hard, focus on excellence, do an excellent job. And so I said, okay, I don’t know where I’m going. And you know, this isn’t the dream job, but I’m gonna work hard, and I’m gonna do an excellent job. And what I learned is if you
do that opportunity knocks, – [Craig] Well you obviously did that. And it really means a lot to me personally to hear you talk about your insecurities. And I think that’s what I love
about your writing is you, you know, we know you from the headlines, you’re you know, previous
presidential candidate, you were the amazing
CEO of Hewlett Packard. And so we see this
massive, powerful leader. And yet you, you didn’t
see yourself that way. In fact, I think there was
there’s a quote in your book from Mary Oliver that seem to
almost move you out of a state of complacency into the
ability to take risks, even though you might’ve
felt a little insecure, and unprepared for. Can you tell us about that quote? – [Carly] Yeah, so the
quote from Mary Oliver is one in which she describes life, each of our lives as a
wild, and precious thing. And I think it’s such a beautiful way to describe the potential that
each of us have in our lives. I believe that people
are created on purpose, and for a purpose. I also know that many people
never get a chance to find, or fulfill their purpose. And I know that fear, or insecurity, or doubt holds so many
of us back from finding, and fulfilling our purpose. And so that decision to
drop out of law school was the first decision
that I had ever made where I literally had
to overcome my own fear. And the reason that was so important is, because as I went on, it
wasn’t that I became fearless, not at all. In fact, one of the things I’ve learned is everybody’s afraid, everybody’s
afraid of something. And most of the time we’re afraid of some kind of silly things. But all those kinds of fears hold us back. And so it was interesting, I was with a group of people yesterday, and this man asked me, he said, where have you
found all this courage that we see you display? And I said, you know what? Courage takes practice. And until, and unless we
can get over our fears, we will not have that wild, and precious thing that
Mary Oliver calls our life. And we also will never
fulfill our potential, and we won’t make the kind
of positive contribution that we’re meant to make. – [Craig] So I’m curious, as you grow in your leadership expertise, and as you have successful on the way, does the fear diminish, or do you just get better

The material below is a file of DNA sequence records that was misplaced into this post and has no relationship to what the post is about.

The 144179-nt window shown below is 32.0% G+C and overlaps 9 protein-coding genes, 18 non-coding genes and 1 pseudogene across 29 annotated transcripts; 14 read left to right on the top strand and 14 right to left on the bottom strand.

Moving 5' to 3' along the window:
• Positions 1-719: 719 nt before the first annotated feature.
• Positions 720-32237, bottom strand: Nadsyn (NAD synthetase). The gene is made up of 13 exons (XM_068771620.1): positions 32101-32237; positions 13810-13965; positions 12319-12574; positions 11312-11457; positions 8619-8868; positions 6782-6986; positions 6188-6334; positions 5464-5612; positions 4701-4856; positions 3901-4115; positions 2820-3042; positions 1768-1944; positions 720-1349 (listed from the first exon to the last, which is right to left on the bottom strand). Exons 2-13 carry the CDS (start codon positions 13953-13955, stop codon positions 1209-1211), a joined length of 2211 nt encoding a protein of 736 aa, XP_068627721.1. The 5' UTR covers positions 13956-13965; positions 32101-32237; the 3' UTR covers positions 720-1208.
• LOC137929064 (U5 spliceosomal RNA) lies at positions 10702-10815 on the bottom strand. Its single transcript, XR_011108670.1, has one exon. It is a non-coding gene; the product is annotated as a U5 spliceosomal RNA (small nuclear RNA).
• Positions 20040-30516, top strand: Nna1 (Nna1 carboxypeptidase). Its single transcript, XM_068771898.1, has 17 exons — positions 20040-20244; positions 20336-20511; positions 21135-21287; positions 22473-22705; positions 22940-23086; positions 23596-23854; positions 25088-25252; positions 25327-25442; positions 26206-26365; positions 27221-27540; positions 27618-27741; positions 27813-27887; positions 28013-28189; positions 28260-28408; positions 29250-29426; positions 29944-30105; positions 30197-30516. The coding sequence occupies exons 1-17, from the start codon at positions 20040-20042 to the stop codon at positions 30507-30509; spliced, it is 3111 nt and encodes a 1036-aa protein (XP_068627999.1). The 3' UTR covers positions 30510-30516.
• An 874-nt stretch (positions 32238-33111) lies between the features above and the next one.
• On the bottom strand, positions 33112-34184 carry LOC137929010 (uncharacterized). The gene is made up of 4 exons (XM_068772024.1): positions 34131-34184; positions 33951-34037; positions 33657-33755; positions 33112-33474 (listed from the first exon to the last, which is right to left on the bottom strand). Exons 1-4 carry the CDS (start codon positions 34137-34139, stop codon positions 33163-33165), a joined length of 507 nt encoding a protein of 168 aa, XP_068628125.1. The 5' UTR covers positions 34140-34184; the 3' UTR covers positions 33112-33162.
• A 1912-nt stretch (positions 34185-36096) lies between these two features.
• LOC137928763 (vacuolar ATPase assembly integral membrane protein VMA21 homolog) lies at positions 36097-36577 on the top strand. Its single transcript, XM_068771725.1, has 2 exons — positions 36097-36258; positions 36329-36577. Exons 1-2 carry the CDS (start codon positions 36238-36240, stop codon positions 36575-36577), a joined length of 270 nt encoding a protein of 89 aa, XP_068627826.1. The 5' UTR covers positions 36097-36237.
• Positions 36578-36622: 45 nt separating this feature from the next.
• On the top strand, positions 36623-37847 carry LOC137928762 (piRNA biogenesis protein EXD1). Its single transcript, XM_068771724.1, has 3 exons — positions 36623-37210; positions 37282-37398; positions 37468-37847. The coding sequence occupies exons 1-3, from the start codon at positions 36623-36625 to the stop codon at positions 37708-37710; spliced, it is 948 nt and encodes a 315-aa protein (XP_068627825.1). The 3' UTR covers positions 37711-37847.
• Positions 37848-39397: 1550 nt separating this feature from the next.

at dealing with it? – [Carly] Well, a little
bit of both, honestly. Yes, the fear diminishes in the sense that the small things don’t scare you anymore, but there are big things
that still might scare you. For example, by the
time I got to be a CEO, I wasn’t afraid of people’s criticism. That’s a good thing, because criticism is always
the price of leadership, and you have to be able
to withstand criticism, and you have to be able
to say what other people say about me doesn’t define me. What defines me is my own character, my own behavior, my own
choices, my own impact, and so you get better at bigger fears, but fear is part of the human condition, and all of us have it. Courage takes practice. – [Craig] I love those ideas,
Carly, courage takes practice, and then it kind of hit me. And I can imagine some
people listening right now that you get better at bigger fears, because I know like right now
I’m facing some things that, I almost said it out loud last night, but I was feeling it. I almost told my wife, I actually feel afraid that I’m not gonna be able to do this. And so that speaks to me. And I think one of the
things about your heart that just comes through
on every word of the page is your belief in the limitless
resource of human potential. Can you talk to me about that phrase, and how that could inspire someone to have the courage to attempt to do more? – [Carly] Think about for a moment, every resource in the world is
limited except our potential. That’s just true. And we so often overlook
people’s potential, because of their circumstances, or because of their appearance, or because they don’t agree with us, or because we don’t
really understand them. And so we’re suspicious of them. But the truth is all of
us have God given gifts. And all of us actually have
more potential than we realize. – [Craig] That’s so helpful. In fact, in your book you
kind of wrote a little bit about that, that that
people can get locked up, and even everything you said can move them past that. I think one of the biggest
things that you write about, and I’ve experienced as well is that our self limiting beliefs
often hold us back from living to our full potential. I think in that vein you say that it’s really more important
if you’re gonna max out, and fulfill your potential that you write about choosing path over plan. Can you unpack that idea for us, Carly? – [Carly] People feel they
get all these messages from the culture that says you’re supposed to do